NOTE: I am one of six “experts” invited to comment on the Common Core, the only one criticizing the document, at the Learning Matters blog.
Of note is the Learning Matters subtitle: Reporting You Can Trust.
Well, you decide. You might find it interesting to note that the only changes the editors made in my text were criticism of the Bill and Melinda Gates Foundation (2 times) and of Achieve (1 time). I have indicated the cuts below.
Of course it is coincidental that Learning Matters, Inc. has received hundreds of thousands of dollars from the Bill and Melinda Gates Foundation, most recently:
In my final paragraph they substituted “among others” for my “acting in concert with the Bill and Melinda Gates Foundation.”
If you want evidence that the Bill and Gates Foundation financed the Common Core, see my article in FAIR’s Extra.
We’re being Steamrolled into one-size-fits-all
by Susan Ohanian
We’d do well to heed 19th-century abolitionist Henry Ward Beecher warning to gardeners against being “made wild by pompous catalogue.” These days, Common Core State Standards (CCSS) hucksters pitch a pomposity more noxious than giant hogweed. We should name the CCSS for what it is “a dangerous distraction from the real needs of children.
No matter how many hundreds of millions the Bill and Melinda Gates Foundation pours into developing, promoting, and enforcing the CCSS, no matter how many desperate governors sign on to collect blood money from Arne Duncan’s flimflam supporting Gates’ obsession, no matter how many curriculum border patrol agents police school hallways to make sure all 15-year-olds are reading Death in August on schedule, the poverty rate of children attending most urban and many rural schools exceeds. . . .
Here’s a central problem: despite all the money and policing that goes into this, the poverty rate of children attending most urban and many rural schools exceeds 50 percent — and that remains the elephant in the room. The fact that so many of our children live in poverty, not teacher incompetence or a dearth of rigorous texts, is what should concern us. If the Standardistos weren’t so intent on downgrading the very idea that fiction teaches important lessons, they might heed Alice Walker’s observation: The most important question in the world is, “Why is the child crying?”
Back during a different education crisis, I received an emergency credential to teach English in a New York City high school larger than my hometown. When one of my students refused to read the assigned text, I panicked and ran to my department chair. He gave me the best pedagogical advice I ever received: “Then find a book he will read.”
Later, when I taught 8th grade, 15-year-old Keith was astounded to read his first book ever. “I read it, Miz O. I really read it. Honest. Listen, I’ll read it again.” Keith’s reading of Hop on Pop is one of the triumphs of my career. Funny thing: My principal hadn’t understood my determination to subscribe to the Dr. Seuss book club. And today’s CCSS fundamentalists would term Keith’s experience as my failure to supply the “substantial supports and accommodations” to give him “access to rigorous academic content” such as Little Women, “Paul Revere’s Ride,” and Travels with Charley.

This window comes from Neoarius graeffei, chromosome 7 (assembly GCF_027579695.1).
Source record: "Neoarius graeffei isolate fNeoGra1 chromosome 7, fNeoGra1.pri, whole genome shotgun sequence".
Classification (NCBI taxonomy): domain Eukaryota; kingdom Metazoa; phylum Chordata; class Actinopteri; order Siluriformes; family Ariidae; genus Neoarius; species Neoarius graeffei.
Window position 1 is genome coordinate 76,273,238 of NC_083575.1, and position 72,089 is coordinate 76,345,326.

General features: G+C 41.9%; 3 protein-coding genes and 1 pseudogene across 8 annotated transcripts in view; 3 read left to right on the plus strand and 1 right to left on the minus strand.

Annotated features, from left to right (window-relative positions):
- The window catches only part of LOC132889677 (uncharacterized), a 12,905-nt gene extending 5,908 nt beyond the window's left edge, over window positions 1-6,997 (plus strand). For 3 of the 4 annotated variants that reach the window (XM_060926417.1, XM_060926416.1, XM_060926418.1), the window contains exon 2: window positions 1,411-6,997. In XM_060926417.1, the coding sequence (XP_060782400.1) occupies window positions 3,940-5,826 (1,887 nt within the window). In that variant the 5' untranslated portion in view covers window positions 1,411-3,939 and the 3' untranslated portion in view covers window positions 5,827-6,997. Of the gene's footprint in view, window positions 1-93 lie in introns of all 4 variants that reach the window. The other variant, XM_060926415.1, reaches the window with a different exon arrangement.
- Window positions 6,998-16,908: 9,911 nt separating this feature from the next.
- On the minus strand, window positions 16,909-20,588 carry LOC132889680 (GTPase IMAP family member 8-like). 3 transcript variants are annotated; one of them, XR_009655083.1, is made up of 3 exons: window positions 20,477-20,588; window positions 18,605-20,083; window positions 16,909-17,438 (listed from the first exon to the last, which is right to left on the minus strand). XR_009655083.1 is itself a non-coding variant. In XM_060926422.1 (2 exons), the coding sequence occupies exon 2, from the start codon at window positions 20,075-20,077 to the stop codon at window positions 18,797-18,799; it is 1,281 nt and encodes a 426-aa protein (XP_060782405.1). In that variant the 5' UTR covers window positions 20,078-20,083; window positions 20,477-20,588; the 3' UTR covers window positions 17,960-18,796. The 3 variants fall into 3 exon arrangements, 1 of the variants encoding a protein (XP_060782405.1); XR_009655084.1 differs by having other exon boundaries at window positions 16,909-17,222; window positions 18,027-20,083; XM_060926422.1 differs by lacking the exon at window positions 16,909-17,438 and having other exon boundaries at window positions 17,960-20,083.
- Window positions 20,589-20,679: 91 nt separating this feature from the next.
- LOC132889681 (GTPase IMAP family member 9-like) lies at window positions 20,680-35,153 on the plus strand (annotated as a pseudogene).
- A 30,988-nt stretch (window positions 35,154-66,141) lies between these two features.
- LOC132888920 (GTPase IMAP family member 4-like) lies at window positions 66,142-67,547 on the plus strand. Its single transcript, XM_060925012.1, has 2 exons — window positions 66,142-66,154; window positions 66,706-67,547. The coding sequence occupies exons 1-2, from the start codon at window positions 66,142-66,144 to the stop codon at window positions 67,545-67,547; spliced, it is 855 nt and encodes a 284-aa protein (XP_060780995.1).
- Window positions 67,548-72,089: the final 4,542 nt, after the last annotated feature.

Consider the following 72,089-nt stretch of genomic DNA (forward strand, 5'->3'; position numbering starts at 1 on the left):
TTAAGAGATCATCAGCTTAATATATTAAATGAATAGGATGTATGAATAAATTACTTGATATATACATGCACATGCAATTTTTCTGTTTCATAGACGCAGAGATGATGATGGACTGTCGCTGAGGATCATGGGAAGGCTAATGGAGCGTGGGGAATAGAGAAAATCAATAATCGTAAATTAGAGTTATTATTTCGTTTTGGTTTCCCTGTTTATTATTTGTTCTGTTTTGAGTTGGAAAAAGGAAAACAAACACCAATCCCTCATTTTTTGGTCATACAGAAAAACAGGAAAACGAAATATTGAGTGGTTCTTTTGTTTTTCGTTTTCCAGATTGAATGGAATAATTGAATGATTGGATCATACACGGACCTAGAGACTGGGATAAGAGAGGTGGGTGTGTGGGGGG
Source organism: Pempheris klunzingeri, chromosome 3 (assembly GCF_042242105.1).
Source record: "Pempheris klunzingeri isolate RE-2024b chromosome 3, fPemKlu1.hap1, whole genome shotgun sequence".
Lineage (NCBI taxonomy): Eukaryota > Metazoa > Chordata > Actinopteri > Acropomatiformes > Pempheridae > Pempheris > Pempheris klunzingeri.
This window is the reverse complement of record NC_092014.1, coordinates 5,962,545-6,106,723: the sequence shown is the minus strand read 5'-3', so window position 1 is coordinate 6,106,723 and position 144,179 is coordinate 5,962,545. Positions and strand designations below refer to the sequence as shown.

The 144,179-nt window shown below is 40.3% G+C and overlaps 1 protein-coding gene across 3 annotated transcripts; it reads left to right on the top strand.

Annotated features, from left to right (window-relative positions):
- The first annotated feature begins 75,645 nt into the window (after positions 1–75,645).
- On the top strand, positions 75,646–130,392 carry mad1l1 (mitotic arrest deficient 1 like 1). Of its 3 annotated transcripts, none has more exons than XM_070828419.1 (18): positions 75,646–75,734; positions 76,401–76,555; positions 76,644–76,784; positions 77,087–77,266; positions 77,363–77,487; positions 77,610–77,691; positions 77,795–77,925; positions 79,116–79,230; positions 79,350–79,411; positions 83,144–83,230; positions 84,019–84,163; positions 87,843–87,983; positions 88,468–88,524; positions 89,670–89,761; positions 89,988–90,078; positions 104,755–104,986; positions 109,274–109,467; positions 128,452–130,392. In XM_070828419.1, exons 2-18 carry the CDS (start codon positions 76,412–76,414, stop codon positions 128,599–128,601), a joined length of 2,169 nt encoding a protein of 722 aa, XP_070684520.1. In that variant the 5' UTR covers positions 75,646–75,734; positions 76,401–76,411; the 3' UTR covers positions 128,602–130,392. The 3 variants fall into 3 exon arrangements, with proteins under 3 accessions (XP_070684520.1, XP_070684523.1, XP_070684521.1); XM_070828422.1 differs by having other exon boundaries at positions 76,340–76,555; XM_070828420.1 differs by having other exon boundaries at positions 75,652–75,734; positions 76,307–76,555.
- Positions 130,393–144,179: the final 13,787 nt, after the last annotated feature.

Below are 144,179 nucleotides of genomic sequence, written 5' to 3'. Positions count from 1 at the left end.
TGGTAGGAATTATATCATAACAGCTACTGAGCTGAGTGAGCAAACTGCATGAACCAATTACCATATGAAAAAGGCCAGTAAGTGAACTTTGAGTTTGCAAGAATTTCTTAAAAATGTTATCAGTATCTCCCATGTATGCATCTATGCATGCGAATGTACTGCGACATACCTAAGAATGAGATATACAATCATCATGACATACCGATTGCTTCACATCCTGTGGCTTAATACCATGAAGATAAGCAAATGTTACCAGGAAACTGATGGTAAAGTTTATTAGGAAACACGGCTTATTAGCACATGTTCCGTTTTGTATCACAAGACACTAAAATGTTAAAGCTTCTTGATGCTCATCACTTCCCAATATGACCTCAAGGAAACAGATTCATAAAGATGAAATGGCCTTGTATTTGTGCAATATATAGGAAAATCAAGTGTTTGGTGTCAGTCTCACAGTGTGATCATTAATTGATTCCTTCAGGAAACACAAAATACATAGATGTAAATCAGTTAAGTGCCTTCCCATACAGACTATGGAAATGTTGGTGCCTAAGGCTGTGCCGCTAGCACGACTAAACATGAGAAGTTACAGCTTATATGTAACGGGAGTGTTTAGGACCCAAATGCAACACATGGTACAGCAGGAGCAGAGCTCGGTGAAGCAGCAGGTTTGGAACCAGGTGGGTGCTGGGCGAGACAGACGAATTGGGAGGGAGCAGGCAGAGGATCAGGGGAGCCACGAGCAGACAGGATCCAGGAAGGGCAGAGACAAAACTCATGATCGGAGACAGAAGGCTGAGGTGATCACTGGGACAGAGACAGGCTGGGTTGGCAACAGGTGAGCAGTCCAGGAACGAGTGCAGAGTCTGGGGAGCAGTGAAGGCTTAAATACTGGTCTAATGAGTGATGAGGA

As ever dutiful teachers across the country provide scaffolding to force feed rigorous books chosen by committees outsourced from Achieve, Inc., millions of children will never want to read another book. Look up the definition of rigor.
Billed as the CCSS architect, David Coleman delivered a teaching guide to the pompous and sterile pedagogy underlying CCSS when he spoke at the New York State Department of Education in April 2011, proclaiming, “[A]s you grow up in this world you realize people really don’t give a sh*t about what you feel or what you think.” Certainly, nobody writing the CCSS gave a fig about what teachers thought, and now the model lessons designed to turn English classrooms into boot camps for the global economy are spreading faster than ragweed. Coleman heralds the CCSS emphasis on nonfiction, insisting that readers gain “world knowledge” through nonfiction, which he calls “informational text,” as though fiction doesn’t provide readers with plenty of critical information. Skeptics might doubt that replacing Brown Bear, Brown Bear with a Wikipedia entry on Ursus arctos will fix our balance of trade — but the Federal Reserve Bank of San Francisco’s Web site is listed as a CCSS exemplary text.
Although I find it easy to mock the CCSS exemplary texts, don’t misunderstand: If the CCSS listed all my favorite books, I’d still denounce it. Different readers need different books, and teachers discover children’s needs through close encounters, not by committee fiat. Education policy makers should read Arnold Lobel’s lovely little fable “Crocodile in the Bedroom.” A crocodile who loved the neat and tidy rows of the flowers on the bedroom wallpaper was coaxed outside into the garden by his wife. The crocodile couldn’t stand the “terrible tangle” and retreated to his bed, admiring the neat and tidy wallpaper. There, “he turned a very pale and sickly shade of green.” With David Coleman as their spokesman out on the stump, the National Governors Association, the Council of Chief State School Officers, and the U. S. Department of Education —
acting in concert with the Bill and Melinda Gates Foundation, -- prescribe a very pale, sickly shade of green future for our deliciously messy classrooms. Certainly, Lobel’s moral — without a doubt, there is such a thing as too much order — is critical here. Letting corporate school reformers steamroll our schools into a neat and tidy standardized one-size-fits-all product puts our children in great peril.